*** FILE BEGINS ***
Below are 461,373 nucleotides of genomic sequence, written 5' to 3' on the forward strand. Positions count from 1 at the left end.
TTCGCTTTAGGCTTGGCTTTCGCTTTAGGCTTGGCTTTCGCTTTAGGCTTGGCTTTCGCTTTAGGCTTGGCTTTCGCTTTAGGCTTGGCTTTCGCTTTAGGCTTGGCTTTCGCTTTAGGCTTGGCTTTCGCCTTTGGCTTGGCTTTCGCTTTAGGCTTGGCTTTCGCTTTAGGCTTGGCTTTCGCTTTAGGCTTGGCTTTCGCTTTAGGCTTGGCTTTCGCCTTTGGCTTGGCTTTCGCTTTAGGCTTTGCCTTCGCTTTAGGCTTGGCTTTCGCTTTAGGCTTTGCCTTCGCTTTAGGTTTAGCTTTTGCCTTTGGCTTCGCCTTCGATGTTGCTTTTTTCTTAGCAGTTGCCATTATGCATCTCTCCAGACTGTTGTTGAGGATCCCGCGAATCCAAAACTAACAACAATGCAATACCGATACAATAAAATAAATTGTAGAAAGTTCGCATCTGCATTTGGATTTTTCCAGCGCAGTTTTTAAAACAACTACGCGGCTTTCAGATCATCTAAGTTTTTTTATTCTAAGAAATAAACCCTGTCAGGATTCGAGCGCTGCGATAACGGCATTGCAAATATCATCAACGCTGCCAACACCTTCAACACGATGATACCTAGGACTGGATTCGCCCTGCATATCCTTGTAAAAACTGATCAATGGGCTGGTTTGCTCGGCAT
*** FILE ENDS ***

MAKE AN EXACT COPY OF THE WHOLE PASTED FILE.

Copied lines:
Below are 461,373 nucleotides of genomic sequence, written 5' to 3' on the forward strand. Positions count from 1 at the left end.
TTCGCTTTAGGCTTGGCTTTCGCTTTAGGCTTGGCTTTCGCTTTAGGCTTGGCTTTCGCTTTAGGCTTGGCTTTCGCTTTAGGCTTGGCTTTCGCTTTAGGCTTGGCTTTCGCTTTAGGCTTGGCTTTCGCCTTTGGCTTGGCTTTCGCTTTAGGCTTGGCTTTCGCTTTAGGCTTGGCTTTCGCTTTAGGCTTGGCTTTCGCTTTAGGCTTGGCTTTCGCCTTTGGCTTGGCTTTCGCTTTAGGCTTTGCCTTCGCTTTAGGCTTGGCTTTCGCTTTAGGCTTTGCCTTCGCTTTAGGTTTAGCTTTTGCCTTTGGCTTCGCCTTCGATGTTGCTTTTTTCTTAGCAGTTGCCATTATGCATCTCTCCAGACTGTTGTTGAGGATCCCGCGAATCCAAAACTAACAACAATGCAATACCGATACAATAAAATAAATTGTAGAAAGTTCGCATCTGCATTTGGATTTTTCCAGCGCAGTTTTTAAAACAACTACGCGGCTTTCAGATCATCTAAGTTTTTTTATTCTAAGAAATAAACCCTGTCAGGATTCGAGCGCTGCGATAACGGCATTGCAAATATCATCAACGCTGCCAACACCTTCAACACGATGATACCTAGGACTGGATTCGCCCTGCATATCCTTGTAAAAACTGATCAATGGGCTGGTTTGCTCGGCAT